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  5. "Ты не ответила на мой вопрос…

"Ты не ответила на мой вопрос."

Translation:You did not answer my question.

January 10, 2016



Would this sentence sound strange without the preposition "на?" What does it do for the sentence?


Yes it would. The sentence would sound incorrect, but the meaning wouldn't change so people should still understand you. You could just say "Ты не ответила." , "Ты мне не ответила."


So given "Ты не ответила на мой вопрос", "Ты не ответила." and "Ты мне не ответила", which would native russians most commonly use? Thanks in advance if you/someone take/s the time to explain.


They all are pretty much equal.


Some have more implication, but all mean the same. The second could be used as 'You did not answer (the question that was asked by anybody)' the third might be 'You did not answer me (the person who asked the question)'


I presume the preposition"na" here takes the accusative in this context?

[deactivated user]


    "You did not answer to my question." why should that be wrong?! it's just an other word - answer instead of responded, but the meaning is the same!


    Actually "You did not answer my question" would be correct, the problem seems to be in "answer to my question". I'm not a native speaker, so I wouldn't know how to explain the rules properly. Hopefully, this link may help you: http://www.english-test.net/forum/ftopic21733.html


    In English, the addition of the preposition “to” after the verb “to answer” turns “my question” into an indirect object. Your answer is ungrammatical because the verb “to answer” does not ever take any indirect objects.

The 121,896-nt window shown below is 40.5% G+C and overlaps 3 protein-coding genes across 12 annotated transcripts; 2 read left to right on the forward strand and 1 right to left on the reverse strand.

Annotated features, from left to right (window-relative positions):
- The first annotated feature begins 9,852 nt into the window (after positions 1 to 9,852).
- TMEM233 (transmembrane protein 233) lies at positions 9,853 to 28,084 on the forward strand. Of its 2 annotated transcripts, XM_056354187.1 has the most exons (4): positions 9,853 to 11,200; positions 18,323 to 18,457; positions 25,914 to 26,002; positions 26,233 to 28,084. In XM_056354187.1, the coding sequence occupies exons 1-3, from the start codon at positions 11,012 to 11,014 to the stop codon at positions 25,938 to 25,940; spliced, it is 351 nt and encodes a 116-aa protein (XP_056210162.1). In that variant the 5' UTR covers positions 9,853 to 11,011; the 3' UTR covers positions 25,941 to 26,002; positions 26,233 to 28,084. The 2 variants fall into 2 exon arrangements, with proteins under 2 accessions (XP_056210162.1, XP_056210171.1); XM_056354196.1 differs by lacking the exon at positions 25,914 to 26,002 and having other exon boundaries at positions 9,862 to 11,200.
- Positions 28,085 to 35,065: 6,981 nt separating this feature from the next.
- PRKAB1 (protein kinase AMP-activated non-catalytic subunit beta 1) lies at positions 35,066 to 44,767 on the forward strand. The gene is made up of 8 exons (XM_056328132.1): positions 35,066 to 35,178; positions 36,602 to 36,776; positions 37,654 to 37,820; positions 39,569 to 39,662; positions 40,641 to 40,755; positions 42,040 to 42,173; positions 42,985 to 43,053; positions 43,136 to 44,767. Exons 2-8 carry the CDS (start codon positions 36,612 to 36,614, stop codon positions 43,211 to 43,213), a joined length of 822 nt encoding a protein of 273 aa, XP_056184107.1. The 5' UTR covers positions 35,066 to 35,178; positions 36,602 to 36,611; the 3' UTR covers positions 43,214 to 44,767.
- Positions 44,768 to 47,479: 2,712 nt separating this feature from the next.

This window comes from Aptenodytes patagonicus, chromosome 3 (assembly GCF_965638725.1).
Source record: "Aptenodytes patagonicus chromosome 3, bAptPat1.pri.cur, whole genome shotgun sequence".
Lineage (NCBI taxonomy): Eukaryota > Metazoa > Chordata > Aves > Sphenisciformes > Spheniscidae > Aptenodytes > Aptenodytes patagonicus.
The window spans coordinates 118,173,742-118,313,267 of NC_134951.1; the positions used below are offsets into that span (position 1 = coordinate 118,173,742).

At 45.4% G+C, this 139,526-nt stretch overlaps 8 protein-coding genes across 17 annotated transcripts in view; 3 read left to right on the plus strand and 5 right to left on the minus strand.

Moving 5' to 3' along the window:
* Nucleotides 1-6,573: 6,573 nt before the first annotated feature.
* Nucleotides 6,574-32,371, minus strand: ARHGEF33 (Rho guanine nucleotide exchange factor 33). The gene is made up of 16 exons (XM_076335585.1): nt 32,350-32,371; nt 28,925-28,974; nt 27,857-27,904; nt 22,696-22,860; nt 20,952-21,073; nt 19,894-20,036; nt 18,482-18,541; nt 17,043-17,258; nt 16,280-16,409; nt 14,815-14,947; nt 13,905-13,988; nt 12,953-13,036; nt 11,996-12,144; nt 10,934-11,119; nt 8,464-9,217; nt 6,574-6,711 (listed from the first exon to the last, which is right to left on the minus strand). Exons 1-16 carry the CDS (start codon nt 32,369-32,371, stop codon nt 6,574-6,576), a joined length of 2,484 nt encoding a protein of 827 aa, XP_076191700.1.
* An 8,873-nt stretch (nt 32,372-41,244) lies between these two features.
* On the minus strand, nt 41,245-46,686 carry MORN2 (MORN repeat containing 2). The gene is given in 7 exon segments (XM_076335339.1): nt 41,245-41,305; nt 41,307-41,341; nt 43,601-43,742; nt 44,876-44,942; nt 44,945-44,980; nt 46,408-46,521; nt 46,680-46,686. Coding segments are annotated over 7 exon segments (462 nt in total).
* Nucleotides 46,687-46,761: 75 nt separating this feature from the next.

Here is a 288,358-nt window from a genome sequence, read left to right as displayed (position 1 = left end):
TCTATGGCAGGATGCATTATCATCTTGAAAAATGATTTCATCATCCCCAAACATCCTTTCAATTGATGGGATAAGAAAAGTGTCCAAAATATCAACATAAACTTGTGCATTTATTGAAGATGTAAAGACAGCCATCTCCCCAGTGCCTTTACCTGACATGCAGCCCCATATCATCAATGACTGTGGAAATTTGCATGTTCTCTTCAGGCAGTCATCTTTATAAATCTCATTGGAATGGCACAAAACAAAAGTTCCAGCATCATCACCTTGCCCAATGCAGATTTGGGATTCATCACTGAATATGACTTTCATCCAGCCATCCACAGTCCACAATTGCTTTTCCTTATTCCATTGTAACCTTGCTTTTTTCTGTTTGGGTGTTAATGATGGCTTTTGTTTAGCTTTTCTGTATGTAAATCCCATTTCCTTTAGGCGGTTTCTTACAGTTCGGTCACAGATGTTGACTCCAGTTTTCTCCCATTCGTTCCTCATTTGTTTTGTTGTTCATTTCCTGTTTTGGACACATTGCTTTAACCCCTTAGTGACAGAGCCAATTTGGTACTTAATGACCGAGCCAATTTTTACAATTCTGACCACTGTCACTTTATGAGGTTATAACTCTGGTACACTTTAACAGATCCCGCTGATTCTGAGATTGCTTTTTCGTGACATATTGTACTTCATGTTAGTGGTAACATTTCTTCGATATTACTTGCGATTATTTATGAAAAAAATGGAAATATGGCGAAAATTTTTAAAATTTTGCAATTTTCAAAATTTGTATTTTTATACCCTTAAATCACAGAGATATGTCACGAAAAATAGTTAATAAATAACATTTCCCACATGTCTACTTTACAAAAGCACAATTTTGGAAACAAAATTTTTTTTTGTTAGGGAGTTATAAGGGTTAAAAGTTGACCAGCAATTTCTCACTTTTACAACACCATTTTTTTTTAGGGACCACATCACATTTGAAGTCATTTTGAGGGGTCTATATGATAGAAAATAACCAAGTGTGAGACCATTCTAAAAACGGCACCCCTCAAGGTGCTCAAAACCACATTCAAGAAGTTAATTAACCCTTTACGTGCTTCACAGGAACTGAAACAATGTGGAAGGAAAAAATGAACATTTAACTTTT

When translating between two languages, one cannot translate word for word, and this is one reason why. Russian requires «на» after the verb «отвечать», whereas English requires no preposition after the verb “to answer,” and in both languages “my question” is considered to be a direct object, hence the lack of preposition in English and the use of the accusative declension in Russian.


    "answer to" as a phrasal verb could be translated to "отчитываться перед (кем либо)" - "answer to (someone)" or "отзываться на (имя или кличку)" - answer to (the name)


    << You haven't answered my question. > is perhaps also possible.


    I didn't quite get the stress in ответила. Is it отвéтила? (off topic: how can I write in bold here?) Thanks in advance

    [deactivated user]

      Yes, it's отве́тила.

      To get bold, write **bold** or __bold__. (To get italic, write _italic_ or *italic*.)


      Muito obrigado!! (since I noticed you are studying Brazilian Portuguese) :)


      great ! who is studying portuguese ? if you need some help I can help you.


      А как тогда здесь вставить пробел, или выделить цветом?


      To get both you do three asterisks on each side, btw


      I wrote: You did not reply to my question and it was wrong. Why?


      Report it. IMHO answer, reply, respond - all should be accepted.


      Dumb question time... if you were using the formal вы and addressing a singular person, would you say «вы не ответил» or «вы не ответили«?


      always use plural verbs


      is "you have not answered my question" allowed? or do i need to use a perfective?


      Can't we say "you didn't answer to my question?"?


      No, it’s an unnecessary extra preposition because “answer” is a verb. You could say “you didn’t provide/give an answer to my question”, that would make sense.


      How can I express this: "You have not answered my question."?


      Same. Russian doesn't distinguish between simple past and past participle


      it sounds " otbietiwa ? am I wrong ?


      It sounds fine to me. otwetila.


      Is it ответила, because we're addressing to a woman right? Otherwise Ответил... etc ?


      Th n on my key board oftentimes does not work. It does it with the word and also you marked wrong when i wrote word answer was also missing n

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